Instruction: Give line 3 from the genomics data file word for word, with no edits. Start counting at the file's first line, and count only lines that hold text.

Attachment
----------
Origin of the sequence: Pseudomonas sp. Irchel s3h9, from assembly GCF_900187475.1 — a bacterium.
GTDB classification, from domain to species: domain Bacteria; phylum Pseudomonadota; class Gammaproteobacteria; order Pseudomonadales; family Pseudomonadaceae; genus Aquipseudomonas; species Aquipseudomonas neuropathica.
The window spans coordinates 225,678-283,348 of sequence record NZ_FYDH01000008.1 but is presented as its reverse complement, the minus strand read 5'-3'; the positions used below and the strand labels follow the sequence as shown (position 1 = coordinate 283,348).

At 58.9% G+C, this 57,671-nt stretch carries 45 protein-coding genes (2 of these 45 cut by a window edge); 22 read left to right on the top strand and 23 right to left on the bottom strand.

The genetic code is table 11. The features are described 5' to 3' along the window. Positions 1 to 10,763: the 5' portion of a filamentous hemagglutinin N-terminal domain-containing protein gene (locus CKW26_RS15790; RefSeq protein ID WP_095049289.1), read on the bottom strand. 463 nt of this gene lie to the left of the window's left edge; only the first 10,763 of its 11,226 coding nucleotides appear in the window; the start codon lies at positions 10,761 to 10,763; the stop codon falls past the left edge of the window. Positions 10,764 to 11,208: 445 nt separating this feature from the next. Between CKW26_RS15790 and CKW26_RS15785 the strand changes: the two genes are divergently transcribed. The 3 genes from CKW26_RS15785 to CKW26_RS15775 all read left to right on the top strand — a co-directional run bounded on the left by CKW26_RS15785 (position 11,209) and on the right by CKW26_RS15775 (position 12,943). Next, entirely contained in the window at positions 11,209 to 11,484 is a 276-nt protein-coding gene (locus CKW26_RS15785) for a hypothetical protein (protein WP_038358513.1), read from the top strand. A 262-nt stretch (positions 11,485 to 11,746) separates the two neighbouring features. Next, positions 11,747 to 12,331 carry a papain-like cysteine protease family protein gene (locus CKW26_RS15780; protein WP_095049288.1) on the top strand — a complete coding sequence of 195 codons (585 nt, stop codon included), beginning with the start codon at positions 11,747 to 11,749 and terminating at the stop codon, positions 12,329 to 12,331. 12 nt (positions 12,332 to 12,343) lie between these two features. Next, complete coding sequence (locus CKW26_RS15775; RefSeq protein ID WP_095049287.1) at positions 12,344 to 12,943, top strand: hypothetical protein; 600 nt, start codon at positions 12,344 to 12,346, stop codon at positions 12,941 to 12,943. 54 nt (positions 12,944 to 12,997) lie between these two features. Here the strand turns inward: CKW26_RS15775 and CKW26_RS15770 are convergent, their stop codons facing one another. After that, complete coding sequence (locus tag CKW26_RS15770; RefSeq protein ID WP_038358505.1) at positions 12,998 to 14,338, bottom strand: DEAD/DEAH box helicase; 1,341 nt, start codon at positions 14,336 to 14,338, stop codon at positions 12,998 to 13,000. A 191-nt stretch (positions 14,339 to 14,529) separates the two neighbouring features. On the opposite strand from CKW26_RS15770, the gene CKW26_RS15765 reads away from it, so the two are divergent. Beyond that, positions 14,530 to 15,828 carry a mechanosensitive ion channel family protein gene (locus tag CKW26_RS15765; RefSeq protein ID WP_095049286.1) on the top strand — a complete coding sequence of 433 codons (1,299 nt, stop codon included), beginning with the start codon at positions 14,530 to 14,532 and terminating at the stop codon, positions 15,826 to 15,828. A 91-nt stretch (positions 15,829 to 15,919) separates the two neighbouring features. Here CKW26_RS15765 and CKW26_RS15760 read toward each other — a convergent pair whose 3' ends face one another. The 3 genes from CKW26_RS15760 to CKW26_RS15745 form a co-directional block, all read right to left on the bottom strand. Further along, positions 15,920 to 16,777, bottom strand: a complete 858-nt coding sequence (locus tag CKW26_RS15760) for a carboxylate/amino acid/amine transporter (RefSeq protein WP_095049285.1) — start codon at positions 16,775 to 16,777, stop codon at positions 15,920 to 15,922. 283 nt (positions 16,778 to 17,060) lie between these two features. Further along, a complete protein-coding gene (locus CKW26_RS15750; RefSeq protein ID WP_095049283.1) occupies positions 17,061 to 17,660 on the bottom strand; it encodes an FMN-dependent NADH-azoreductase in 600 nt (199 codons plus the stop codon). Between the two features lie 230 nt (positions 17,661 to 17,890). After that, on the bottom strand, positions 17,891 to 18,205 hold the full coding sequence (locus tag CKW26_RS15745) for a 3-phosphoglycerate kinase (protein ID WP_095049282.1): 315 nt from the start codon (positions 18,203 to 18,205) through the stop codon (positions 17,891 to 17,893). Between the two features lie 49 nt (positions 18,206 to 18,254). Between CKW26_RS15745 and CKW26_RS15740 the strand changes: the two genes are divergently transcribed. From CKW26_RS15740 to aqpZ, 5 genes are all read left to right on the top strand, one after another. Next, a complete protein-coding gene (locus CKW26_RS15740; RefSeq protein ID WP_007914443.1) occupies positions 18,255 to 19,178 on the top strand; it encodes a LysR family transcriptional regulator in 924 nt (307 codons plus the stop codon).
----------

The window spans coordinates 225,678-283,348 of sequence record NZ_FYDH01000008.1 but is presented as its reverse complement, the minus strand read 5'-3'; the positions used below and the strand labels follow the sequence as shown (position 1 = coordinate 283,348).